Most soul folk are familiar with Scandinavian master mixer Opolopo via his fab re-toolings of some of Gregory Porter’s best but he has a pedigree that long predates the emergence of Porter and like the meaning of his name (“Opolopo” is Yoruban for “plenty”) his productions have a huge breadth and diversity.
Opolopo (Peter Major) was born in Hungary and, as a boy, he toured with his musician father –enjoying the music of people like Herbie Hancock, EWF, Quincy Jones – even Kraftwerk! Though now residing in Scandinavia, he tours himself worldwide, playing out as an in-demand DJ and working with jazz ensemble, Expansions. He’s released numerous albums on numerous labels and his bootleg remixes of tunes by Michael Jackson, Marvin Gaye and Diana Ross are hugely sought after. His current business home is Tokyo Dawn Records and this wonderful compilation is his fourth for the label.
It would be easy to describe the music on ‘Mutants Volume 2’ (I sadly missed the first instalment) as classy soulful house. It surely is that. Tracks like Roy Ananda’s ‘The Only Thing That Makes Sense (Is You)’ and Taliwa’s ‘Music For My Sun’ could define the genre. Urgent and hugely insistent, they are everything that proper “soulful” house should be. But there’s much much more to this collection than that.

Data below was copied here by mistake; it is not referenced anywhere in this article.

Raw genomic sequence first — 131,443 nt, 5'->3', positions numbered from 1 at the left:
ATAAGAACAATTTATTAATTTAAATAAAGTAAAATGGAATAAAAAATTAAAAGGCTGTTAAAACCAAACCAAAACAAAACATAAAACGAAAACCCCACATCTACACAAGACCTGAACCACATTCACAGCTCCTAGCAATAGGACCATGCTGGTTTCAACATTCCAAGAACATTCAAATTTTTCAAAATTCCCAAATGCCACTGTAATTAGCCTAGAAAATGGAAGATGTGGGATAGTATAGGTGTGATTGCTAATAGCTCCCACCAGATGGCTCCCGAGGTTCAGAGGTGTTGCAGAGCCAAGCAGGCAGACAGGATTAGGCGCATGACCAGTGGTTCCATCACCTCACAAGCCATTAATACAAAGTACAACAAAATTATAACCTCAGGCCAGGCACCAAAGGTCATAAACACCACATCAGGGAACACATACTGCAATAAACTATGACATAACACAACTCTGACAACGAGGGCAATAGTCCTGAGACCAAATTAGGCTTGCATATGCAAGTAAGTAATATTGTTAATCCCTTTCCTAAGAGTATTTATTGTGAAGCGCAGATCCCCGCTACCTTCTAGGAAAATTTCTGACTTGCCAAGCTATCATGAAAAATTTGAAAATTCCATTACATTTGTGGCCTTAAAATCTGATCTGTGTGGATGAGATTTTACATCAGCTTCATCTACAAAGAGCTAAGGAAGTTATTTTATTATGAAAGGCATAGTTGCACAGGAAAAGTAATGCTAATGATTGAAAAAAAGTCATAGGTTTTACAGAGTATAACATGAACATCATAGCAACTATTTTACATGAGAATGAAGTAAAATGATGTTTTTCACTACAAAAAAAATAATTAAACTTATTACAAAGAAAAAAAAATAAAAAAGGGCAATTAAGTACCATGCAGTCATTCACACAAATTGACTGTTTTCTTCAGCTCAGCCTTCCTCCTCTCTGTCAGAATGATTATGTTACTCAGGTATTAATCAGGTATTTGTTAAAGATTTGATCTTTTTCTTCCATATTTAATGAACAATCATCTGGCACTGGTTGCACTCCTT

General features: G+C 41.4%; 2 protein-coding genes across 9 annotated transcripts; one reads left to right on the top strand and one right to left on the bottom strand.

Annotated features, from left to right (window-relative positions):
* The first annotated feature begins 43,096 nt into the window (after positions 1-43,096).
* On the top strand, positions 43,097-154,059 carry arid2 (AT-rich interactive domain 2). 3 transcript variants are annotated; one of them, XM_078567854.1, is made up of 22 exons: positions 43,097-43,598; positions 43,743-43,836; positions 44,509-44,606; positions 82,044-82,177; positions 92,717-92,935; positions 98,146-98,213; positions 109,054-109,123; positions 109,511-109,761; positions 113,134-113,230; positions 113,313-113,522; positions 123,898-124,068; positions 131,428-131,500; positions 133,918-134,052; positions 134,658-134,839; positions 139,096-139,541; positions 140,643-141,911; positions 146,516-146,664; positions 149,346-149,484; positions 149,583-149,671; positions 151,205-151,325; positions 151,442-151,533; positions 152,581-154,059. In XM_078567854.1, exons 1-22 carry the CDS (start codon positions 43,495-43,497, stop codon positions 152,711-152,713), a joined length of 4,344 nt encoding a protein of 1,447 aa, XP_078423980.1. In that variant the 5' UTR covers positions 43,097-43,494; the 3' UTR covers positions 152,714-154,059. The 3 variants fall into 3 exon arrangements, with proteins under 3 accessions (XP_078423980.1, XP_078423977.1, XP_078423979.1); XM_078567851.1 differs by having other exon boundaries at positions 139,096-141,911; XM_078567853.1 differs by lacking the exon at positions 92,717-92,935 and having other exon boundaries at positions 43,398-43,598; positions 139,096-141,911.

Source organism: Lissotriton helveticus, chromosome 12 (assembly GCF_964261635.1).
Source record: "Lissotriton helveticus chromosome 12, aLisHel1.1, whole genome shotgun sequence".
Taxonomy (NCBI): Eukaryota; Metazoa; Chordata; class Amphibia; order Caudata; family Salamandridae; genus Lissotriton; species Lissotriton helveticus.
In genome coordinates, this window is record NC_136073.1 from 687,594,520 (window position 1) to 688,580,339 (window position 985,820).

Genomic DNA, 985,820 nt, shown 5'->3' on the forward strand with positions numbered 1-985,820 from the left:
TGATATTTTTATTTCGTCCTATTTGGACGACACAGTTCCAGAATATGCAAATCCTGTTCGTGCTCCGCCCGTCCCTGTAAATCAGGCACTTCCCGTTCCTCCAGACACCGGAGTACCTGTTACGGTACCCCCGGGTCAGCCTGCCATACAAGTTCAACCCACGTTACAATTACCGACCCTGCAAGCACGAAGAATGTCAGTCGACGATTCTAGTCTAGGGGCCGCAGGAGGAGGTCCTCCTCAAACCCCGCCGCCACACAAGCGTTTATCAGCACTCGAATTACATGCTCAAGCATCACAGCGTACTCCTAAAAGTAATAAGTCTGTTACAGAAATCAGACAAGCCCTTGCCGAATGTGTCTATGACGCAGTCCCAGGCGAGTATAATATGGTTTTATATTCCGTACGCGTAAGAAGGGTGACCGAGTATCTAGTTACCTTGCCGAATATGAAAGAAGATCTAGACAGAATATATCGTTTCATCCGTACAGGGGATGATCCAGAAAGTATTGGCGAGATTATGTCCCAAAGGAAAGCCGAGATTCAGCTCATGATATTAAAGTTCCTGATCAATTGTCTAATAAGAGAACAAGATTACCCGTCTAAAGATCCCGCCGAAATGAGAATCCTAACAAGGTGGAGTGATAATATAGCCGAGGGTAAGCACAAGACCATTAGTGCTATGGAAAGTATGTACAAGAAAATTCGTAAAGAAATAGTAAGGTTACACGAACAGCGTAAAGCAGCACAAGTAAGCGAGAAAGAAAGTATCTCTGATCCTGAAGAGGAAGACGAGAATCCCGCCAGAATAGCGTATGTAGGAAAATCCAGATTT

For instance, the mix of [re:jazz]’s ‘At First Glance’ is a hypnotic instrumental item while the Opolopo mix of Personal Life’s ‘My Prediction'(Omar on vocal here)is a great slab of polished 21st century funk. Then there’s the visit to Joey Negro’s Sunburst Band’s ‘In The Thick Of It’ – recreated into a great 80s weekender anthem. It does everything that Cool Million does… but somehow does it all more effortlessly.
Hear that effortlessness at its very best on the album’s outstanding track – the remix of Mario Biondi’s ‘This Is What You Are’. Always a classy cut, Opolopo adds a touch more polish …. tasty but subtle brass stabs, some sweeping strings and glistening percussion to allow the Italian’s soulful vocal to soar. Less in your face that Opolopo’s mixes of say Gregory Porter’s ‘1960 What?’ but none the less ultra satisfying…. indeed, like everything here. Find out more @ www.tokyodawn.net